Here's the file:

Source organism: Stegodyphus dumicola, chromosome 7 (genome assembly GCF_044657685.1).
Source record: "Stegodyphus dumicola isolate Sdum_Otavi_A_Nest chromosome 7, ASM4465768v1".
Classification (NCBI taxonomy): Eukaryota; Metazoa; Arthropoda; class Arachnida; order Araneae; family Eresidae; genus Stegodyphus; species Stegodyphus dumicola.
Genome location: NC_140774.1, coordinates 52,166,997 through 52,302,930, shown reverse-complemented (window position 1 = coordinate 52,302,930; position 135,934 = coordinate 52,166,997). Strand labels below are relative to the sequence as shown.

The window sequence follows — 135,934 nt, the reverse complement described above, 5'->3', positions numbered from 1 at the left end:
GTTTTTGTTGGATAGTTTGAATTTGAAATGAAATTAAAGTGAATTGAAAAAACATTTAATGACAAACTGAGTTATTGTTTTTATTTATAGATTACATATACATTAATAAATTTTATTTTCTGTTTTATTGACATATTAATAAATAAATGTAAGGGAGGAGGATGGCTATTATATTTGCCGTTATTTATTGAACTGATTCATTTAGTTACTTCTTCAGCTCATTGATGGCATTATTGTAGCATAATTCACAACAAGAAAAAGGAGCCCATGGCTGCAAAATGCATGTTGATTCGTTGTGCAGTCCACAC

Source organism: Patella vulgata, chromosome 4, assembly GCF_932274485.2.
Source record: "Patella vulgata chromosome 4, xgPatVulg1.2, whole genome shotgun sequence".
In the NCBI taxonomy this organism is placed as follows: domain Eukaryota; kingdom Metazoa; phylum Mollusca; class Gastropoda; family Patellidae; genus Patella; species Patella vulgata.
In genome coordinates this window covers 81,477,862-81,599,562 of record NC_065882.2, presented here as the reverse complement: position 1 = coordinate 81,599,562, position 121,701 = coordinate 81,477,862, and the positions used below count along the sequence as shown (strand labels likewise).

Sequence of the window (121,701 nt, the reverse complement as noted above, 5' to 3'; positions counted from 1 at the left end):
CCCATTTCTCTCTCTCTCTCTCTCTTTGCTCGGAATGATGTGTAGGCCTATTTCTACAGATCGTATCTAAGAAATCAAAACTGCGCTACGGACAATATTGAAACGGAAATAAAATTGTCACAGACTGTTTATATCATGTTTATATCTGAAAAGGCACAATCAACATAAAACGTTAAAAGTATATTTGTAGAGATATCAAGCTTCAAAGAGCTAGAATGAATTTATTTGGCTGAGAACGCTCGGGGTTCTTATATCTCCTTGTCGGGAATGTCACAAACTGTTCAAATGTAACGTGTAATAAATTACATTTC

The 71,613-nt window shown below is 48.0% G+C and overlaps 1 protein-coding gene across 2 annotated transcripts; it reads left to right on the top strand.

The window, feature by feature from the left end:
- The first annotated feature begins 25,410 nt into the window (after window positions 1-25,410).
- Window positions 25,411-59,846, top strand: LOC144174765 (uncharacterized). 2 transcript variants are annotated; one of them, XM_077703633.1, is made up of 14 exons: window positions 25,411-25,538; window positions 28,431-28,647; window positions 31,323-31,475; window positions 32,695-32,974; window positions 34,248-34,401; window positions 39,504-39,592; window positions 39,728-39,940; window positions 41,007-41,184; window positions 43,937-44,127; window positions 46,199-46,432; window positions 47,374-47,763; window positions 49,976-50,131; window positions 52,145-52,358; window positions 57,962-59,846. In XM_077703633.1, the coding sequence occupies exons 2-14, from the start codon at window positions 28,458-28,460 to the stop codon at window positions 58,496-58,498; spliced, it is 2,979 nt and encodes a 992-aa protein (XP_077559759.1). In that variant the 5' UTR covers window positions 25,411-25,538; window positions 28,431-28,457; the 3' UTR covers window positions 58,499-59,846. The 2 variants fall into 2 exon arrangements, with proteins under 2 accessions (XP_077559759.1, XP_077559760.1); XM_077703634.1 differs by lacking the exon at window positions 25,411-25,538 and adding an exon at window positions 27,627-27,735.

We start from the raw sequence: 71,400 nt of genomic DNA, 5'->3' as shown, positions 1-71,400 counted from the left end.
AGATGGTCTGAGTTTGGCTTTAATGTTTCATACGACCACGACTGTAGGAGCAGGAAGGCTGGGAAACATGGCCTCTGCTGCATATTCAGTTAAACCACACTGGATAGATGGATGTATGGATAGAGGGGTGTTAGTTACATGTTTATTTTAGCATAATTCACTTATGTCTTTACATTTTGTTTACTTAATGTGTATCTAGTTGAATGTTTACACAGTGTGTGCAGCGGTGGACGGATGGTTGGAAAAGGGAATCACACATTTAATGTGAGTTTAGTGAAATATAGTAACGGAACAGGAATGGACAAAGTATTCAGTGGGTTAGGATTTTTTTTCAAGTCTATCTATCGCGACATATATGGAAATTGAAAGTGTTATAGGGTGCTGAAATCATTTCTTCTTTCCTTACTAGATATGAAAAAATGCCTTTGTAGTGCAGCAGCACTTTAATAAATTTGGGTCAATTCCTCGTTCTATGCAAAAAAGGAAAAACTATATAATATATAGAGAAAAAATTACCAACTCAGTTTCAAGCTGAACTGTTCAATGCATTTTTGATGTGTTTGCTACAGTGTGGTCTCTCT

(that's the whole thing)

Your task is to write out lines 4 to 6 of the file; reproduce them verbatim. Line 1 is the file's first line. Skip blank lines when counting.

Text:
Genome location: NC_140774.1, coordinates 52,166,997 through 52,302,930, shown reverse-complemented (window position 1 = coordinate 52,302,930; position 135,934 = coordinate 52,166,997). Strand labels below are relative to the sequence as shown.

The window sequence follows — 135,934 nt, the reverse complement described above, 5'->3', positions numbered from 1 at the left end:
GTTTTTGTTGGATAGTTTGAATTTGAAATGAAATTAAAGTGAATTGAAAAAACATTTAATGACAAACTGAGTTATTGTTTTTATTTATAGATTACATATACATTAATAAATTTTATTTTCTGTTTTATTGACATATTAATAAATAAATGTAAGGGAGGAGGATGGCTATTATATTTGCCGTTATTTATTGAACTGATTCATTTAGTTACTTCTTCAGCTCATTGATGGCATTATTGTAGCATAATTCACAACAAGAAAAAGGAGCCCATGGCTGCAAAATGCATGTTGATTCGTTGTGCAGTCCACAC